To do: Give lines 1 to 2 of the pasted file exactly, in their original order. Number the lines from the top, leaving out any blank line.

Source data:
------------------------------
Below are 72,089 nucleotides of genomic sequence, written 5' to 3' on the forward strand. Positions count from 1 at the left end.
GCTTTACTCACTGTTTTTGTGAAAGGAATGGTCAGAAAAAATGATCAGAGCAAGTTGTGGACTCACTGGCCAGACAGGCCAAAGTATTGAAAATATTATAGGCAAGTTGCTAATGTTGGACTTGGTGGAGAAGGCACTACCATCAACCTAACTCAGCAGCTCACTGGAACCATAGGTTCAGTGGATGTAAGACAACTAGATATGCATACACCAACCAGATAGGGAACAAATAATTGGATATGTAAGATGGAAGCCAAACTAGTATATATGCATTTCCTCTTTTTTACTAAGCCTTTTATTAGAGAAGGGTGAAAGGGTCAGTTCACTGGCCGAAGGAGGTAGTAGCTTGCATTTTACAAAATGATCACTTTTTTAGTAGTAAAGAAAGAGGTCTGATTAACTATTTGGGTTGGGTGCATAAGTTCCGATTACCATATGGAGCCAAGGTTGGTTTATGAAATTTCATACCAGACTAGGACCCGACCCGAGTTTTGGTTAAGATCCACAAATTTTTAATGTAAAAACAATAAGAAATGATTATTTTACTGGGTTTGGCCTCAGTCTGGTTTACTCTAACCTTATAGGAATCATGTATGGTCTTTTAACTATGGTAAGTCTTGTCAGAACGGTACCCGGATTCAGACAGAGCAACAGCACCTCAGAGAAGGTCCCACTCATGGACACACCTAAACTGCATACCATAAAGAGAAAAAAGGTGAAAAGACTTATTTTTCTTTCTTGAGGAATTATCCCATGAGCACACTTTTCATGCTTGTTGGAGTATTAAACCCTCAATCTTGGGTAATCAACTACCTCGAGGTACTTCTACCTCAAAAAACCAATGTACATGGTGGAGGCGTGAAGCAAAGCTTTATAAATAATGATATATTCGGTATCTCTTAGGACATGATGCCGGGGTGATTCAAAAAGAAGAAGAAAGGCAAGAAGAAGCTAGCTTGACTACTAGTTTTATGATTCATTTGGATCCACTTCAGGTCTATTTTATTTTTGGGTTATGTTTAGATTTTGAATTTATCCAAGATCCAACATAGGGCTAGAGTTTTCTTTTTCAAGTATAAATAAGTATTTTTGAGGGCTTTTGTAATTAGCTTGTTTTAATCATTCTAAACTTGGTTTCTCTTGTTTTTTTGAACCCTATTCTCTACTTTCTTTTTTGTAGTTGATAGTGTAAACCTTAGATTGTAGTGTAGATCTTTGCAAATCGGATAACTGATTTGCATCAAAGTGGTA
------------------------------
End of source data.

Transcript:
Below are 72,089 nucleotides of genomic sequence, written 5' to 3' on the forward strand. Positions count from 1 at the left end.
GCTTTACTCACTGTTTTTGTGAAAGGAATGGTCAGAAAAAATGATCAGAGCAAGTTGTGGACTCACTGGCCAGACAGGCCAAAGTATTGAAAATATTATAGGCAAGTTGCTAATGTTGGACTTGGTGGAGAAGGCACTACCATCAACCTAACTCAGCAGCTCACTGGAACCATAGGTTCAGTGGATGTAAGACAACTAGATATGCATACACCAACCAGATAGGGAACAAATAATTGGATATGTAAGATGGAAGCCAAACTAGTATATATGCATTTCCTCTTTTTTACTAAGCCTTTTATTAGAGAAGGGTGAAAGGGTCAGTTCACTGGCCGAAGGAGGTAGTAGCTTGCATTTTACAAAATGATCACTTTTTTAGTAGTAAAGAAAGAGGTCTGATTAACTATTTGGGTTGGGTGCATAAGTTCCGATTACCATATGGAGCCAAGGTTGGTTTATGAAATTTCATACCAGACTAGGACCCGACCCGAGTTTTGGTTAAGATCCACAAATTTTTAATGTAAAAACAATAAGAAATGATTATTTTACTGGGTTTGGCCTCAGTCTGGTTTACTCTAACCTTATAGGAATCATGTATGGTCTTTTAACTATGGTAAGTCTTGTCAGAACGGTACCCGGATTCAGACAGAGCAACAGCACCTCAGAGAAGGTCCCACTCATGGACACACCTAAACTGCATACCATAAAGAGAAAAAAGGTGAAAAGACTTATTTTTCTTTCTTGAGGAATTATCCCATGAGCACACTTTTCATGCTTGTTGGAGTATTAAACCCTCAATCTTGGGTAATCAACTACCTCGAGGTACTTCTACCTCAAAAAACCAATGTACATGGTGGAGGCGTGAAGCAAAGCTTTATAAATAATGATATATTCGGTATCTCTTAGGACATGATGCCGGGGTGATTCAAAAAGAAGAAGAAAGGCAAGAAGAAGCTAGCTTGACTACTAGTTTTATGATTCATTTGGATCCACTTCAGGTCTATTTTATTTTTGGGTTATGTTTAGATTTTGAATTTATCCAAGATCCAACATAGGGCTAGAGTTTTCTTTTTCAAGTATAAATAAGTATTTTTGAGGGCTTTTGTAATTAGCTTGTTTTAATCATTCTAAACTTGGTTTCTCTTGTTTTTTTGAACCCTATTCTCTACTTTCTTTTTTGTAGTTGATAGTGTAAACCTTAGATTGTAGTGTAGATCTTTGCAAATCGGATAACTGATTTGCATCAAAGTGGTA